On May 5, Chinese state-affiliated media outlet T-House retweeted a cartoon from the Chinese Communist Party (CCP) mouthpiece, Global Times.
Uncle Sam, a stand-in for the United States, is shown stabbing “Europe” in the back. “U.S. always stands with its allies,” the caption says.
Capital flight, energy shortage, refugees, and food crisis are written on the four knives in “Europe’s” back. To the right, a sign reads “Ukraine crisis.”
T-House adds its own sarcasm: “A good friend will always have your back.”
In sum, the message is this: The United States is to blame for the catastrophic events in Europe stemming from Russia’s war on Ukraine.
That is false, but also symptomatic of the way Chinese disinformation has tried to exploit the war with a steady diet of false and misleading reporting that demonizes the United States and its Western allies.
China has consistently refused to criticize Russia for its actions in Ukraine. Prior to Russia’s invasion in February, China attacked the United States for “playing up the threat of war” while the Kremlin lied about its plans.
Once Russia actually invaded, China still did not call the war a war. Chinese state media mostly continue to call it a “situation,” “crisis” or “conflict,” following the lead of Moscow, which criminalized calling it a war.
Similarly, Chinese officials continue to repeat the falsehood that the United States promised Russia it would never expand the North Atlantic Treaty Organization eastward into former Soviet states or satellite countries.
A Chinese foreign policy spokesperson recently said the United States bears “unshirkable responsibility for the outbreak of the Ukraine crisis.”
In other words, China has not held Russia responsible for the obvious fact that it launched a full-scale attack on Ukraine, expanding a conflict the Kremlin started in 2014 by annexing Crimea and instigating a separatist conflict.
Regarding the consequences of capital flight, energy shortage, refugees and food crises, Chinese state media reports rarely examine those problems within the context of Russia’s illegal invasion.
For example, an article from China’s Xinhua news agency argued that “the entire European continent is bearing the brunt of the crisis,” which it again calls a “conflict,” not a war.
That Xinhua report noted rising global energy prices, threats to energy security and “a looming drop in the standard of living in many parts of Europe,” which has been dependent on Russian oil and gas supplies.
Xinhua blamed U.S. and Western economic sanctions for “wreaking more havoc in Europe.” The story used the term “Russia-Ukraine conflict,” failing to distinguish between Ukraine as the attacked party and Russia as the aggressor.
The systematic lack of context brings a surreal tone to China’s war reporting, which often describes the consequences of attacks without ever saying which side carried them out, or even mentioning who is fighting.
In a report on Russia’s airstrike against a Mariupol theater, which The Associated Press said may have killed 600 people, a Russian-speaking correspondent on China’s CGTN TV questioned whether the attack had been "a notorious provocation.”
CGTN’s English subtitles did not translate the phrase "notorious provocation.”
Reporting on the Ukraine refugee crisis has been similar. The United Nations said the invasion set off a “grave humanitarian crisis,” creating an estimated 5.6 million refugees and 7.7 million internally displaced people.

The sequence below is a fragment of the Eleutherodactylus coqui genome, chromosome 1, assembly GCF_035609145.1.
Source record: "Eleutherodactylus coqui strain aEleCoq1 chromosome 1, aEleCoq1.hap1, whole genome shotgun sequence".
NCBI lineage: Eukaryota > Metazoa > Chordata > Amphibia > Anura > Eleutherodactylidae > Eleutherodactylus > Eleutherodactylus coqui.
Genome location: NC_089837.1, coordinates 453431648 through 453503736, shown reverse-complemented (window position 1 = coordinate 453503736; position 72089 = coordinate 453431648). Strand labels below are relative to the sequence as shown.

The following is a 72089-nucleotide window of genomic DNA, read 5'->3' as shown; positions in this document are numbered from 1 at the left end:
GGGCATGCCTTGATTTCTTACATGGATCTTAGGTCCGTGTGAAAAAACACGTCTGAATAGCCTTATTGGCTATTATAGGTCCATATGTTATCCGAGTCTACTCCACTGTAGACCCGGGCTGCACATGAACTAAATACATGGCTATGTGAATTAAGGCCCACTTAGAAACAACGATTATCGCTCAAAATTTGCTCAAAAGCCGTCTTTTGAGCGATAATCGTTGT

A CGTN report posted to YouTube on February 25 included interviews with refugees who were “happy to come to Russia” with no mention of why they left Ukraine.
Another CGTN report noted that tens of thousands of people were fleeing Ukraine every day, again without mentioning why.
Yet another video, overdubbed with folksy music, noted that people were leaving because of “conflict in Ukraine,” but didn’t say that Russia invaded.
One CGTN video that used the word “war” in the video description implied that Ukraine is to blame: “With the Ukrainian government's decision to extend the ‘state of war’ until the end of April, displaced people remain content with living simply.”
Chinese media give the so-called “energy shortage” similar biased treatment.
In March, the White House signed an executive order banning the import of Russian oil, liquefied natural gas and coal to the United States.
The European Union said on May 4 that it also may ban Russian oil, which National Public Radio called “a uniquely prickly problem for Europe.”
Russia is the top provider for the EU’s energy needs. ABC reported that European Union countries import 40 percent of their gas and 25 percent of their oil from Russia, with energy independence years off.
Meantime, about 40 percent of Russia’s budget is from oil and gas, and it finances the war while softening the blow of Western sanctions.
Chinese state media reports focus on sanctions or cite experts who say the European Union is bearing the “backlash of sanctioning Russia.” Omitted is the fact that Russia is being sanctioned for its illegal war.
Chinese state media interviewed a Russian official who claimed that “illegal sanctions on Russian energy will only make Europe more and more dependent on the [United States].”
That official acted as if outside forces were “creating an anti-Russian situation in Ukraine,” rather than Russia’s brutal actions in Ukraine. Nor are the sanctions “illegal.”
Ukraine is one of the world’s biggest grain exporters. The fighting, along with Russian blockades, is pushing up world prices and exacerbating food shortages around the globe, threatening to push millions into hunger.
Russia’s responsibility? Hardly. One CGTN reporter asked a top agriculture official how sanctioning Russia might affect food security. A Xinhua report stated: “World food prices soar to record high amid Russia-Ukraine conflict.”